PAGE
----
Russia’s brutal invasion of Ukraine may seem like a world away for most Americans – but for one Marymount University student, who was born in Ukraine and has family members scattered across the country, it hits much too close to home.
Senior Graphic and Media Design major A.C. asked for his full name to be withheld due to threats against his own and his family’s safety. An American citizen since moving to the U.S. as a child, he has numerous Ukrainian family members whose homes are in the capital city of Kiev and the country’s second-largest city, Kharkiv, both of which have been prime targets of the Russian assault.
He recently returned to Marymount’s campus after journeying to both Poland and Ukraine during the University’s spring break, as he strived to help his family flee the destruction caused by a crisis that has led millions of refugees to leave their homes.
“It’s a lot worse of a situation than even what’s being shown on TV. When I was in Lviv, every five to 10 minutes the sirens would go off, warning anyone and everyone to find shelter or evacuate,” A.C. said. “Near the edge of Lviv, I saw several bodies just laying outside buildings because there aren’t really any spots right now to bury victims. It was all very nerve-wracking.”
While some of A.C.’s family were successfully evacuated westward and are temporarily resettled in Poland’s capital of Warsaw, other family members currently in Kiev have refused to leave their home country and are determined to brave an uncertain and dangerous future as Russian troops seek to encircle the city.
“I pleaded with them, begged them to leave…told them, ‘you will die if you stay here.’ While I admire their patriotism for Ukraine, it’s inevitable what will happen and I would rather them be alive than sacrifice their lives,” A.C. explained. “They’re attacking churches, hospitals, apartment complexes. They’re just openly targeting civilians because of their nationality – it is genocide, and there’s no other way to describe it.”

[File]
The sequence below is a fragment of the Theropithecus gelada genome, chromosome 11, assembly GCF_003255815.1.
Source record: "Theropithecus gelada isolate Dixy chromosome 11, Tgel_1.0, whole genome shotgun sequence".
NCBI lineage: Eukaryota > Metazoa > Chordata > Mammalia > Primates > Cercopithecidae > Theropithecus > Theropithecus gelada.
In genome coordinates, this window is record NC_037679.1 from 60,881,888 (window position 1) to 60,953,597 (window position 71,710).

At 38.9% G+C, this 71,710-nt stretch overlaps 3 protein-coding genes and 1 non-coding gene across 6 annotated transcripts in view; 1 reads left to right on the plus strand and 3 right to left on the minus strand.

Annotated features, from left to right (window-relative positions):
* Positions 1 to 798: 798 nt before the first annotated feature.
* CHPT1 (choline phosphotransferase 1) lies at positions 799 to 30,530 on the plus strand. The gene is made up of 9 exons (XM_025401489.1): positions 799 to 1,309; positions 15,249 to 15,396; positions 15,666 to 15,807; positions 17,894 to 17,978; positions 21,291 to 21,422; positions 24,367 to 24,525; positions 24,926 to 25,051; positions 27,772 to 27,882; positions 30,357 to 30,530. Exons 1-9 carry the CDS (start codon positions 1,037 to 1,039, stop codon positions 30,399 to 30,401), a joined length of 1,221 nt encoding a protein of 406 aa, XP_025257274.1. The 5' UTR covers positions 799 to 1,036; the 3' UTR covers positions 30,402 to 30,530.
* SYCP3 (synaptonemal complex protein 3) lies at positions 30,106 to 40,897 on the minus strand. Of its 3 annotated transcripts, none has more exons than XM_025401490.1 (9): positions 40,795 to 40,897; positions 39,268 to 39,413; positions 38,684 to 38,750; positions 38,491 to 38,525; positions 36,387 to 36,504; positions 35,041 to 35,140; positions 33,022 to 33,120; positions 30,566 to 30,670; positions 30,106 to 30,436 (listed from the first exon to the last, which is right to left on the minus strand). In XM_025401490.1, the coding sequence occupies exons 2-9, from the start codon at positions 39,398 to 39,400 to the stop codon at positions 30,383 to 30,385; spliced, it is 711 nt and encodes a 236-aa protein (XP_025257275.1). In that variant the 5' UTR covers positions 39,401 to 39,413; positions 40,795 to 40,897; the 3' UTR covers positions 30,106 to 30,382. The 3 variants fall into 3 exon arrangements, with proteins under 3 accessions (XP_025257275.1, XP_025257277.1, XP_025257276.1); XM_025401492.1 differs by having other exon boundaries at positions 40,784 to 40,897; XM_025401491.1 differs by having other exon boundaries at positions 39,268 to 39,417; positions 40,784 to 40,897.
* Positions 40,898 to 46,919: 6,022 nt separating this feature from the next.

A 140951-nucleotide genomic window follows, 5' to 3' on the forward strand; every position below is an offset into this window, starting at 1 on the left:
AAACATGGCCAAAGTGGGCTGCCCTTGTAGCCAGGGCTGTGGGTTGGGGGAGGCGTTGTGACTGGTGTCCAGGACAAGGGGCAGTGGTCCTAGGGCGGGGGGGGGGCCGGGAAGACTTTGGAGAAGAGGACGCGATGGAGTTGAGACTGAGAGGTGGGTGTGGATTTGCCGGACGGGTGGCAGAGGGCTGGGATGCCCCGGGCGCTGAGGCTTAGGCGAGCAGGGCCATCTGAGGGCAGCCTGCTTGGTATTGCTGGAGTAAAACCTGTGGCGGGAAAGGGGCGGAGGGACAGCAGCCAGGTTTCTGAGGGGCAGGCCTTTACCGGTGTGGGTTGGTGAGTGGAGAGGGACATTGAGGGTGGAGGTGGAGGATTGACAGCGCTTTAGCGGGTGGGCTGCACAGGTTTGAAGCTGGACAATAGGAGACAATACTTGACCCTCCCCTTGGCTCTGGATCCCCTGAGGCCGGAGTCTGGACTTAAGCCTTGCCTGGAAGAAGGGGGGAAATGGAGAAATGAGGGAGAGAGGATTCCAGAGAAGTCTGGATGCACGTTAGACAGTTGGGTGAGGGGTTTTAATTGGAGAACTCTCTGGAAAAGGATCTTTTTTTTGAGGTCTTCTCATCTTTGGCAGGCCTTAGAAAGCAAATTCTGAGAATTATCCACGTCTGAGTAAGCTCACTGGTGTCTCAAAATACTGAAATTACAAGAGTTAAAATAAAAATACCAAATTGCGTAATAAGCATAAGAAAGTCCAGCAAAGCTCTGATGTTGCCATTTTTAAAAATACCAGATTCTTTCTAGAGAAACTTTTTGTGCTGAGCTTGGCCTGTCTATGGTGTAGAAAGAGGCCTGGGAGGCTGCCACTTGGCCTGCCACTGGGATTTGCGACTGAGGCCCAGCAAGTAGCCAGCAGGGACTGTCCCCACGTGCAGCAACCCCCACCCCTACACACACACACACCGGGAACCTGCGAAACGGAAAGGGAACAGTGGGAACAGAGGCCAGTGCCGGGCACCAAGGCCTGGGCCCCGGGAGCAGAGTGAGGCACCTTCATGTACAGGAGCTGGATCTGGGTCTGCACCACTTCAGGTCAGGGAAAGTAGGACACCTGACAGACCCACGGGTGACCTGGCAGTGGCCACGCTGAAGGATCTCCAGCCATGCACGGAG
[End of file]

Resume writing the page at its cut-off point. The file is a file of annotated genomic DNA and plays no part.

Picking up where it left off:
Although he left his birth country at the age of six, A.C. has continuously sought to develop a deeper understanding of Ukraine’s history, culture and people. Attending college just outside Washington, D.C., he’s taken advantage of Marymount’s close proximity to sites such as the Ukrainian embassy and Ukrainian churches that offer volunteering opportunities, language classes and festival events that feature popular Ukrainian dishes like borscht, varenyky and more.
Since the invasion began three weeks ago, A.C. has traveled inside the nation’s capital on several occasions to make his voice heard – both at protests outside the Russia embassy as well as at Lafayette Square, where demonstrators have expressed their support for Ukraine and called on the federal government to hold Russia accountable.
“If he’s successful, Putin won’t just stop with Ukraine,” A.C. said. “Finland, Estonia, Poland and others will all be in danger.”
Meanwhile on campus, A.C. has played a key role in Marymount’s efforts to raise awareness and solidarity for Ukraine and its people. He wrote and delivered a poem called ‘My Ukraine’ during Thursday’s interfaith prayer vigil for peace held in the Lee Center, a work that described ‘a land of innocence and prosperity…filled with fields of sunflowers glistening…with magnificent churches and cathedrals,’ while also reflecting on the country’s war-torn past and present.
“I stand by my nation of Ukraine. I love you. Fight for our land. This is our land. This is our home. Slava Ukraini.”
A.C. will also participate in a facilitated academic discussion taking place Monday at 4 pm in Caruthers Hall on Marymount’s Main Campus, ‘What is Happening in Ukraine?’, featuring Professors Chad Rector and Ian Hopper.